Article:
Breckinridge County, Kentucky

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Breckinridge County is a county located in the Commonwealth of Kentucky. It was formed in 1799. As of 2000, the population was 18,648. Its county seat is Hardinsburg, Kentucky.[1] The county is named for John Breckinridge (1760–1806), a former Kentucky Attorney General, state legislator, United States Senator, and United States Attorney General. Breckinridge is a prohibition or dry county, although on March 30, 2010, a referendum passed whereby Hardinsburg will become "moist".

Contents

History

The county was formed out of Hardin County by a 1799 enactment of the Kentucky General Assembly, but the first Fiscal Court did not meet until 1800.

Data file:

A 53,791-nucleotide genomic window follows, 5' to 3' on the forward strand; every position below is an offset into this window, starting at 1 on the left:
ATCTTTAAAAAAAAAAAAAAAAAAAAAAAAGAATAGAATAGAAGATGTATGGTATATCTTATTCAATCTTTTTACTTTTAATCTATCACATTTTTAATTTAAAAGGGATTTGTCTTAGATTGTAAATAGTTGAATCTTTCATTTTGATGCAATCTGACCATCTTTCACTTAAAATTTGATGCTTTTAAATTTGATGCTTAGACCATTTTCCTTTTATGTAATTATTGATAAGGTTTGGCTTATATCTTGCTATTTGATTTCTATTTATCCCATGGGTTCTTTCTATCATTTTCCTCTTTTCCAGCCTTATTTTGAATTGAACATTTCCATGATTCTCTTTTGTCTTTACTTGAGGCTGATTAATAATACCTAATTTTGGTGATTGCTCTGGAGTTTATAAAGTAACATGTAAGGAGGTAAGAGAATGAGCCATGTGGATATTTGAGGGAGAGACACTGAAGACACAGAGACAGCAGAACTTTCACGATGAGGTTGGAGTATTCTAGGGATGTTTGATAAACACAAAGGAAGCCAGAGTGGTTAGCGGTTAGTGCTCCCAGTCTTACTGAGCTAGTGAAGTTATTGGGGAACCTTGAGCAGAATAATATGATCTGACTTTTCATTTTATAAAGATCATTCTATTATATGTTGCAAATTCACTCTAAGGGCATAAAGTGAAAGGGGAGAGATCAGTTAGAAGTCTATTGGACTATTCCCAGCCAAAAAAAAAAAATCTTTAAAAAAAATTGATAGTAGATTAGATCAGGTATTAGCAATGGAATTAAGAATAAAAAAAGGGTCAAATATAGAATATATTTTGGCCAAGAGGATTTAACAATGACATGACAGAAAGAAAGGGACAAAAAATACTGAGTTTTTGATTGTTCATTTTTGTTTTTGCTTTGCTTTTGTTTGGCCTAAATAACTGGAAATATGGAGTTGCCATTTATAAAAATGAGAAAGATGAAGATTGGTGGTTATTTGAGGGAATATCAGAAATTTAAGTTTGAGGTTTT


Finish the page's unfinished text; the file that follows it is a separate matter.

In 1816, while future United States President Abraham Lincoln was seven years old, the Thomas Lincoln family spent a few weeks in Hardinsburg and occupied a small cabin near what is now the Kentucky FFA Leadership Training Camp in Hardinsburg. Local residents gave them a cow for milk. A few weeks later, the Lincolns left Kentucky through Breckinridge County by crossing the Ohio River at Cloverport, on a ferry operated by Jacob Weatherholt.

During the Civil War, Confederate guerrillas burned the local courthouse (the second such fire), but most of the records were saved. Sue Munday, a notorious Confederate outlaw, was arrested near Irvington and later hanged. The site of his execution is now noted by a historic marker in downtown Louisville, Kentucky.

In the nineteenth century, the Victoria Coal mines were the first to produce coal oil, and Cloverport exported coal oil to Great Britain, where it was used to light Buckingham Palace.

United States Supreme Court Justice Wiley Blount Rutledge, who served on the court from 1943 to 1949, was born at Tar Springs in 1894.

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